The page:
Sunday, 19 April 2009

Emotional Energy is Our Engine

Emotional Energy is the first thing you see when reading one of our hiring or coaching reports. But, what does it mean when we say someone has high emotional energy or that they have only a low level of energy? And, what does it have to do with an employee's performance in the workplace? Perhaps the easiest way to think of emotional energy is to equate it to the size of a car or truck engine.

A big semi-truck with a pick-up size engine may do all right as long as the road is straight and flat but as soon as the roadway becomes hilly and difficult, that truck would start to have problems moving along and would have to slow down--right? There just would not be enough power to keep the truck running at a desired speed.

Well, people with low emotional energy perform the same way. As long as the job is simple and not very difficult or stressful, they can do well. But, as soon as the pressure, amount of work, or degree of difficulty changes, that person begins to have trouble maintaining their optimal performance. Ultimately, the stress could cause them to burnout and they just 'shut down'. Emotional energy is that part of physical energy used by a person to cope with stress, frustration, conflict or pressure. Everyone has a point at which they cannot function (or cope) effectively any longer but this point varies from person to person based on how much emotional energy they possess. The lower their emotional energy, the sooner they begin to have difficulty when required to work under pressure or in a stressful environment. That is why it is so important to know in what kind of environment a person is going to be required to work. Each job has a requirement for emotional energy and, the better the match between the job and the person, the more successful the person can be.

A few years ago I was working in Detroit during the winter and was given a Mustang with a 5.0 engine to drive. (I think someone at that rental company had a warped sense of humor!) It snowed and was icy all that week so each time I drove that car I had to be very careful or the wheels would break loose due to the amount of power it had. This caused me to work very hard to control the car.

This is very similar to a person with high emotional energy and poorly integrated emotional tendencies. They have to work hard at controlling themselves since they are being driven by their high energy. We sometimes refer to those people as performing 'like a bull in a china shop', which simply means they lack the ability to control these strong drives and, thus, they just act without giving much thought to what they are doing.

High emotional energy tends to make people very bright and they usually look very good during the short interview period--just like the Mustang looked good sitting on the lot. But, you have to understand how that person is to be utilized just as you need to assess the environment in which you are driving. As the emotional energy rises, it becomes more important that a person's emotional tendencies support that energy. Otherwise, they will be like that Mustang on the ice-not very effective!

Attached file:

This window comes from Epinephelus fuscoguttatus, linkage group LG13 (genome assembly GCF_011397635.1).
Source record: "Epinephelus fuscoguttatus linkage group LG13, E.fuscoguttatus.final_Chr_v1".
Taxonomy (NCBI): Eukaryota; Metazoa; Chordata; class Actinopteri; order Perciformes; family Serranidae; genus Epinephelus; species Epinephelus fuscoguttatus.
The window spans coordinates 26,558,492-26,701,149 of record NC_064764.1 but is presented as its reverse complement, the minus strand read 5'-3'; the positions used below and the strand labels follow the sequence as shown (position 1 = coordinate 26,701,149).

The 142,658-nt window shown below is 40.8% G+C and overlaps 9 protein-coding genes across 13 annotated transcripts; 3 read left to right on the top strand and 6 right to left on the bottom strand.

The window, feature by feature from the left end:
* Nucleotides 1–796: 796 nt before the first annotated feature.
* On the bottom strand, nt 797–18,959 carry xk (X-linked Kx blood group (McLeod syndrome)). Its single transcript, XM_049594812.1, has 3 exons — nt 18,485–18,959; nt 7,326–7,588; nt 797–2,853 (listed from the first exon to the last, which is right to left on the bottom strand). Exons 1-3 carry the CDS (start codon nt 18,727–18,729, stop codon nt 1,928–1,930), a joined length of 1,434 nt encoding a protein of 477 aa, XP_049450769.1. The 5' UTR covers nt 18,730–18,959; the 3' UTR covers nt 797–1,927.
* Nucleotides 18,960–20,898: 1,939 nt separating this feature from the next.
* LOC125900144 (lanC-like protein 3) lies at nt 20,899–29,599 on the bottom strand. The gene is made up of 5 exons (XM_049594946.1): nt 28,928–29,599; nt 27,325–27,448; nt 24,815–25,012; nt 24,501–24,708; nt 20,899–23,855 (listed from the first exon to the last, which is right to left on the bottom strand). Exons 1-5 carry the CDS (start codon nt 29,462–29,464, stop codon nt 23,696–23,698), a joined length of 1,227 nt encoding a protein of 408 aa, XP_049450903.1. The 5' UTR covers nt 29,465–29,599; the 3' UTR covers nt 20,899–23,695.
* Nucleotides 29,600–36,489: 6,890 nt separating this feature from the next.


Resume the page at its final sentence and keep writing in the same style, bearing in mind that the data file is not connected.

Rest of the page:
But, if a person has high energy and emotional tendencies that support that energy, they can perform well. Then, it is simply a matter of matching them to the right job in order for them to excel. But, this is not as simple as it may sound. The various elements of a job, such as the type of work, the activities involved in doing the work, the people around the job, etc., can positively or negatively impact a person's ability to be successful.

Let's take a common job such as a receptionist. In order to figure out how much energy they need to possess, let's deconstruct the job by asking simple questions. How many phone lines will they be answering? How many walk-ins will they greet each day? It would not take much energy to handle 4 phone lines and 10 walk-ins but what about 30 phone lines and 50 or 75 walk-ins?

Then, what if each phone line must be answered within two rings or each person must be greeted within 10 seconds of entering the office. What if this receptionist is expected to keep two conference rooms neat and orderly? And, if not busy, they are responsible for filing, sorting the mail, and billing. Does the receptionist in a small town, laid back, firm need to possess the same level of energy as the receptionist in a large, fast paced and high pressure firm? No!

When we report on potential hires, we try to find out these kinds of things so we can identify what we believe to be the right amount of emotional energy for a given role. We need to identify the proper size 'engine', or level of emotional energy, a person must have and then match that to the difficulty of the 'road' they will travel each day in the workplace.

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